As the clock strikes half-past eight and the aroma of fresh breakfast drifts through the air, the Green Valley Common Ground is officially open for anyone to come in and enjoy a hot meal.
And for numerous years, that’s exactly how it’s been until recently with the COVID Pandemic.
Since the start of the 1930’s, the Green Valley Community Church has been a place of care, friendship, and faith. Being that it was founded during the Great Depression, the church provided the community with a much needed space for connection and support, oftentimes for the less fortunate. Although economic and social conditions have eased over the years, the church still has a valuable niche in the community, making homeless outreaches a priority in addition to its regular church activities.
In 1996, a group of individuals founded The Saturday Cafe (now called Common Ground), a program at the church meant to help those in need. Initially, this meant a simple breakfast and a few free food items to-go, but evolved into many more programs, including a free grocery store, clothing closet, and daycare for children.
Hands4Hope volunteers have been participating in this event since December 2008.
People come to the event every Saturday, preparing food, cleaning dishes, serving coffee, distributing groceries, organizing the clothing closet, and playing games and doing crafts with children while their parents enjoy the meal and “shop” for much needed food and clothing items.
The main part of Common Ground is the breakfast. Starting at 8 am sharp, the meals fills the church with life and the stomachs of roughly three hundred people in a span of three hours.
During that time, Hands4Hope volunteers of all ages work together along with volunteers from the church and other agencies to ensure everyone is fed and getting enough groceries. The chefs, who are all volunteers, prepare a variety of food, mainly including traditional breakfast items like eggs, toast, sausage, bacon, and pastries.
For the attendees, the event might just be a quick meal, but the volunteers often have a different story. Twelve-year volunteer Susan said, “I’ve been volunteering here for over a decade, coming in at 6:00 in the morning. As soon as I get here, I organize bread and produce and calculate the number of people coming so everyone can get their fair share.”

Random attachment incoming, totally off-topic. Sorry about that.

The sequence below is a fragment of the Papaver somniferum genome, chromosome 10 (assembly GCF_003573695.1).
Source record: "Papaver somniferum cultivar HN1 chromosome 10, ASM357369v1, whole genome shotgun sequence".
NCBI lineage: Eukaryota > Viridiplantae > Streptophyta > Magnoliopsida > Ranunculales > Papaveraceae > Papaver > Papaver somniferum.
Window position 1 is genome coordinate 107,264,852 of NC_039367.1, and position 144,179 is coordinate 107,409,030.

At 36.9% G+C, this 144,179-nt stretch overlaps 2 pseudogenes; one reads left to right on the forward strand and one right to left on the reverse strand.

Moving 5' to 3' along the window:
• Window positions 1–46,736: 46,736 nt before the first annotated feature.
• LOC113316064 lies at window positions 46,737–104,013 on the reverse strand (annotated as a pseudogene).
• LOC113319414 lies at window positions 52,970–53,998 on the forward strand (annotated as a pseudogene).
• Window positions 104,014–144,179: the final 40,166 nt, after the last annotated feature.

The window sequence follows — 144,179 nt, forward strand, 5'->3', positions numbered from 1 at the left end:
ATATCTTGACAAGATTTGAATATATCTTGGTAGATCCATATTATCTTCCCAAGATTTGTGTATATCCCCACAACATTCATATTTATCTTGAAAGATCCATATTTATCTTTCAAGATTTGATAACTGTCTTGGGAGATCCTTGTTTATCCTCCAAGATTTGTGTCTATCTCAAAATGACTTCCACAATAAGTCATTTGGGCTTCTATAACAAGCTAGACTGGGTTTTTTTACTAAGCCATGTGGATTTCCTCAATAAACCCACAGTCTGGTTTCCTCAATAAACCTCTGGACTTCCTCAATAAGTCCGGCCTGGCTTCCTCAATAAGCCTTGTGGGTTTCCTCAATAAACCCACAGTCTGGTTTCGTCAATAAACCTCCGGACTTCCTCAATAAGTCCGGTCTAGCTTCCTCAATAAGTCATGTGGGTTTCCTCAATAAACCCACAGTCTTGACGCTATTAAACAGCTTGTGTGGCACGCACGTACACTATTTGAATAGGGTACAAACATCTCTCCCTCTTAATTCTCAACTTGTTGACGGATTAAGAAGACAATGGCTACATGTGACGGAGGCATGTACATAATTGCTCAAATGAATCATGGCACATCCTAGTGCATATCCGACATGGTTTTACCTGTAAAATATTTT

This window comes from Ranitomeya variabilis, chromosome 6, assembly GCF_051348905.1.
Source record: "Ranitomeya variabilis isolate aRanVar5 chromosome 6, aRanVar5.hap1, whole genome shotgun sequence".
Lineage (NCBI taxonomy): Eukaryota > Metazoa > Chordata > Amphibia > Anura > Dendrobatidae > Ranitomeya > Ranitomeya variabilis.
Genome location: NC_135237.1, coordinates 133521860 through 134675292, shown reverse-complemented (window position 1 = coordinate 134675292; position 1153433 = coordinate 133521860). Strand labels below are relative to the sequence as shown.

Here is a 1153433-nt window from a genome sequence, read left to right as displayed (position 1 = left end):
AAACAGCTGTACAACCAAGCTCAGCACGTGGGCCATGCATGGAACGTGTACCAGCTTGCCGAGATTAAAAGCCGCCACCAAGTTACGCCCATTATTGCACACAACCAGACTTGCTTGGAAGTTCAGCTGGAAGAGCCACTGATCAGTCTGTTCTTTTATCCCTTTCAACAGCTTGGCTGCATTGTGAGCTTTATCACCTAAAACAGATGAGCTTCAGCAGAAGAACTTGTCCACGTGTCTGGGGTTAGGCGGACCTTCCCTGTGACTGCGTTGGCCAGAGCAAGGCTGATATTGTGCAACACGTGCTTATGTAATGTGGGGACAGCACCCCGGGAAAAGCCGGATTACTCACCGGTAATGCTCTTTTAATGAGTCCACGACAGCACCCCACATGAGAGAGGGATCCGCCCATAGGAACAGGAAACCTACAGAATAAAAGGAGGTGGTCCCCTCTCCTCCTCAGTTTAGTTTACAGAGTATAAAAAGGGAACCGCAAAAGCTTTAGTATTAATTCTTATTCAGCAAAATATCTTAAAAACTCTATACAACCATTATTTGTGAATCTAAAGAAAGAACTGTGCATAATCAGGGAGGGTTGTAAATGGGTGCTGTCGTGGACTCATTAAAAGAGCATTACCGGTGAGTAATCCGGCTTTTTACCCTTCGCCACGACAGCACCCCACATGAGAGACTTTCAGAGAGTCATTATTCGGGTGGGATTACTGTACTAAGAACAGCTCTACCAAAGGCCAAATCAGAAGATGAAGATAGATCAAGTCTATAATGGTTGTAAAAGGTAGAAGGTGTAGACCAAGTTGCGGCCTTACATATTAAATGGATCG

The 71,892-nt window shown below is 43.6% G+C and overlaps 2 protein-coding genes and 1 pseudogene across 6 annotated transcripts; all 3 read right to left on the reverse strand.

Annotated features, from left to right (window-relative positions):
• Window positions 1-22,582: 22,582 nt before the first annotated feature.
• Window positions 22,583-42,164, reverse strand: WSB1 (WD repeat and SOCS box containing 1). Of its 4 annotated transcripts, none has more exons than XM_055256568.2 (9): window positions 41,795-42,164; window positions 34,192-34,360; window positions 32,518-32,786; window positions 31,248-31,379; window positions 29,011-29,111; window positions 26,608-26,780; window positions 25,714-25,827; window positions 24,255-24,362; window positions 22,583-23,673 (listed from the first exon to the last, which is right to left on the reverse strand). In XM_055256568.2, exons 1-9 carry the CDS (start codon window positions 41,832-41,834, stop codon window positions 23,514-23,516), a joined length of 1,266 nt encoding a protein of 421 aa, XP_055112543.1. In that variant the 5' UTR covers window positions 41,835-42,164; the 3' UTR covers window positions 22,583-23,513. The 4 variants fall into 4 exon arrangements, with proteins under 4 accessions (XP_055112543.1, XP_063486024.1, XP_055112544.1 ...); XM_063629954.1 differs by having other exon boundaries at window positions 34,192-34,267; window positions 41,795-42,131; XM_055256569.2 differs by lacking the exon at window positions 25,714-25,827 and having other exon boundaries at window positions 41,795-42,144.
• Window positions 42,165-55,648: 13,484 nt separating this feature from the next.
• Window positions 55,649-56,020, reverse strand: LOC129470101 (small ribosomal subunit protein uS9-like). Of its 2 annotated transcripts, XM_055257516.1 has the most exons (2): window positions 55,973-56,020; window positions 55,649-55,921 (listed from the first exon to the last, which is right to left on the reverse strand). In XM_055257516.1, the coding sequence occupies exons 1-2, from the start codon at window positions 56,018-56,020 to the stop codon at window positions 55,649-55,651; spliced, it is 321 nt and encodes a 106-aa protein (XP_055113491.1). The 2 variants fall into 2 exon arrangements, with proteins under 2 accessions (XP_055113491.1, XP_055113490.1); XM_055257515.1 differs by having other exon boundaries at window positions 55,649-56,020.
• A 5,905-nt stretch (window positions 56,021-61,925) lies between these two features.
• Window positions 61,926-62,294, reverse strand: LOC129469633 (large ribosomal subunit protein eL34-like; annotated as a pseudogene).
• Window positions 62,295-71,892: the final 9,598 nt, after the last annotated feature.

After breakfast, people are welcome to visit the mini-grocery store towards the rear end of the church, where they can claim a grocery bag filled with miscellaneous food items once a month and shop for other perishable grocery items in the pantry. The selection of goods ranges widely, from fresh fruits and vegetables to coconut cakes and brownies, and takes two rooms to store. All of the food comes from the local food bank and local gardens.
To make sure all the guests get what they came for, Hands4Hope volunteers help stock up the grocery store, pack staple bags filled with food, and help guests maneuver through the grocery store.
Common Ground also branched out to supplying clothes to the community, taking a few donations from anyone willing to give up some gently used clothes and turning it into a full-fledged clothing store. Racks and shelves line the floors and walls of the store, filled with free, quality clothes for anyone in need.
In 2019, Green Valley Community Church provided groceries to 7,312 families, served breakfast to 12,214 guests and gave out 74,150 articles of clothing while 474 children attended Kids Oasis, showing that small institutions can make huge impacts on their community through hard work, dedication, and selflessness.
And for long-time volunteer and church manager Bobbi, those three traits have been the key to her work at the church.
“Volunteering at the church and getting up early on the weekends is hard at times,” she said, “but it keeps me going when I see the amount of help we’ve given out over the years and how we’ve improved so many lives.”
Bobbi’s words ring true for many volunteers, both in Hands4Hope and other organizations, who take a chunk out of their Saturday to dedicate to Common Ground and the Kids Oasis.
The COVID-19 Pandemic has changed the set-up at Green Valley Community Church. With fewer volunteers, breakfast burritos, coffee and prepackaged groceries are provided for those in need in a drive-thru format.
The short interactions with each family/vehicle still brings smiles to faces, although underneath their masks. The warm coffee and breakfast and occasional dog treat for the 4 legged family member, along with a variety of groceries loaded into each trunk, are a heartwarming way of taking care of our community while staying safe and getting through these unprecedented times together.